Hi! Green Indy is for seekers of zero waste and community: those dedicated to learn and sharing accessible eco-practices.
I’m Polly – a writer, teacher, and a natural-born researcher/experimenter. Years of country hopping honed my belongings to a bare minimum and I found that even as I’ve become more settled, I enjoy the feeling of worrying about less. Aside from my essential weaknesses – all the food and old film cameras – I don’t want for a lot.
(Yes, I only own three pairs of pants. No, I’m not usually super stinky.) But taking my low-key lifestyle to the next level? That’s a different story.
I started leading a full zero-waste lifestyle in 2015 after experiencing life in an Indianapolis community where affluent trash gets left behind and food desert conditions and a lack of infrastructure meant many of my clients and neighbors rarely ate fresh fruit or vegetables.
Since going zero waste, I’ve tried to spread the word – particularly about how accessible it is – because I’ve lived first-hand knowing how hard it is to even eat healthy when you’re worrying about paying rent. My experience with zero waste has been full of learning experiences, fails, and even some occasional wins. I hope you’ll join me on my adventure!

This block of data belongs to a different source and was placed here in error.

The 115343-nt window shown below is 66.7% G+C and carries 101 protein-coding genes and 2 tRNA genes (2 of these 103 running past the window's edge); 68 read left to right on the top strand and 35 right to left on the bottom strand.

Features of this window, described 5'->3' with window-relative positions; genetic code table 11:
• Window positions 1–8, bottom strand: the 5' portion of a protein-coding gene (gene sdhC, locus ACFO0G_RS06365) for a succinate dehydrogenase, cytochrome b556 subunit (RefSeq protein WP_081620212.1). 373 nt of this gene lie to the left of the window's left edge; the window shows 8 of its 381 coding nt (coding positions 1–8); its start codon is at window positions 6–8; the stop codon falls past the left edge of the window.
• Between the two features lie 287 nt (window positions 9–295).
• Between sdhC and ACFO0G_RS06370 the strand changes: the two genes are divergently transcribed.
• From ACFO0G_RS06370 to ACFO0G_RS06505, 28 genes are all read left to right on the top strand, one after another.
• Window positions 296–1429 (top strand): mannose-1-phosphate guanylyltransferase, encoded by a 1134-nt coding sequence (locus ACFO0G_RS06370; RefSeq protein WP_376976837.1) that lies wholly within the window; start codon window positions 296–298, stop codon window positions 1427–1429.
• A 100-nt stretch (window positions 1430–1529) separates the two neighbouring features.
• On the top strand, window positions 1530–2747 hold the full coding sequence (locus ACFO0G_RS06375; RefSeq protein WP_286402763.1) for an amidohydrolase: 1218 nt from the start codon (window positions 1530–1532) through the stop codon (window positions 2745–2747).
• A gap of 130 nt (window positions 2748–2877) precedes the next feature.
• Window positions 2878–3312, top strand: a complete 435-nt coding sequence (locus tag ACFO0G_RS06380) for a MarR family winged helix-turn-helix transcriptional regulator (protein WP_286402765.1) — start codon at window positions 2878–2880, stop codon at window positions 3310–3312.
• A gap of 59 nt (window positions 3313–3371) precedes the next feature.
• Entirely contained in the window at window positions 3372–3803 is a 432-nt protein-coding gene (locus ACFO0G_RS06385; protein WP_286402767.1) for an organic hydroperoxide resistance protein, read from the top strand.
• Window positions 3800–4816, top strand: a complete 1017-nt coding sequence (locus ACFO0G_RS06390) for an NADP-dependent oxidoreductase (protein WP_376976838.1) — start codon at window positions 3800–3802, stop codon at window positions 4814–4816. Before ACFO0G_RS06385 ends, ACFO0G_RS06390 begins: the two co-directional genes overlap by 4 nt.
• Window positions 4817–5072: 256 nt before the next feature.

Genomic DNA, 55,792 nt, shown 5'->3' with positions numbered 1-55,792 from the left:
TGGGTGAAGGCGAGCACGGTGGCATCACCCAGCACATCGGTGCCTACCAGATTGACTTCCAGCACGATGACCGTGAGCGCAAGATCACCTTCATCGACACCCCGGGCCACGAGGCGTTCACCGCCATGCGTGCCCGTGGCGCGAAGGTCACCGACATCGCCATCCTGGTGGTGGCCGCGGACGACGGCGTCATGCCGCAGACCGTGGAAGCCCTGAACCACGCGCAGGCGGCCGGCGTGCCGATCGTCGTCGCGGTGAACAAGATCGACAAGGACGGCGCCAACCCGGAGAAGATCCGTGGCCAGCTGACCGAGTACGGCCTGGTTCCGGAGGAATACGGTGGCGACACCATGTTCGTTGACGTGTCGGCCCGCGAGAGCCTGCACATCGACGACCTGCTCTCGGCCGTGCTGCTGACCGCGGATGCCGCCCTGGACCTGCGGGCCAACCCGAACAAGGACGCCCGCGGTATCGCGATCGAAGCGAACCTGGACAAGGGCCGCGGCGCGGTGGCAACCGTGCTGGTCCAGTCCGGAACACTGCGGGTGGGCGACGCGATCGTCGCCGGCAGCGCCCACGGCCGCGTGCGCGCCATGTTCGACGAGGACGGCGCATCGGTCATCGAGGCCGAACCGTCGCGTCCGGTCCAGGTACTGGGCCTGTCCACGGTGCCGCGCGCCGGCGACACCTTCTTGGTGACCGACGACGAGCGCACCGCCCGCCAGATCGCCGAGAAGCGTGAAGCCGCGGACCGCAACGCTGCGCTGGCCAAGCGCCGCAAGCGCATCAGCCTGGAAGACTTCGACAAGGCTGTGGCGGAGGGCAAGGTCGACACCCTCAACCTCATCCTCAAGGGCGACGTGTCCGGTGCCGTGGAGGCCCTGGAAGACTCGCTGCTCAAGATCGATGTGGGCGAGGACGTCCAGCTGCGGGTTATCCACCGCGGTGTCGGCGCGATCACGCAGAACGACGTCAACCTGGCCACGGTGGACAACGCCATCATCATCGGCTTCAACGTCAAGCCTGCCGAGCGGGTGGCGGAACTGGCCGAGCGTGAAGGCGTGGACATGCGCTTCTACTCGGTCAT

I spent two years in Indianapolis before buying a house in Lafayette, Indiana. I’m currently in Lafayette getting to know the area, meet new people, and test strategies for engaging non-traditional audiences (ie. not us urban, affluent, white folks!) in zero waste practices.
The biggest zero waste myth
The biggest zero waste myth is that to be zero waste means you have to produce ZERO trash. False. We operate in an economy that makes it impossible to be truly zero waste. (If you don’t bring trash home, it’s just further up the production stream.) You can read more about why zero waste isn’t zero – and why that’s OK here.
There’s also the idea that zero waste is hard, expensive, and time-consuming. Yes, it might be one of the three (or maybe two at times), but not all of them. I did a case study on whether shopping at Walmart was cheaper than shopping 100% bulk – check out the answer! (Spoiler: it’s bulk!)
I know that a lot of people can’t afford zero waste options, don’t have time, or don’t even have access to the resources that would let them go fully zero waste. That’s OK. Taking steps towards reducing your waste is a huge first step. This blog is here to break down a zero waste journey into 100% manageable steps.
A more realistic, less Pinterest-worthy form of zero waste
Green Indy Blog is all about going zero waste without the worries of absolute perfection.
There’s no perfectly white kitchen here. There’s no ultra-minimal, beautifully decorated house. It’s just me, a regular person on a very regular budget, trying to show how everyone has the opportunity to at least start going zero waste.
Don’t buy in to the hype that you need brand new stainless steel containers or a full set of pristine Mason jars to start your journey. Use and abuse what you already have (yes, zero wasters use plastic!) and then thoughtfully consider other options when the time comes.
Landfills ain’t pretty and keeping stuff out of then doesn’t have to be either.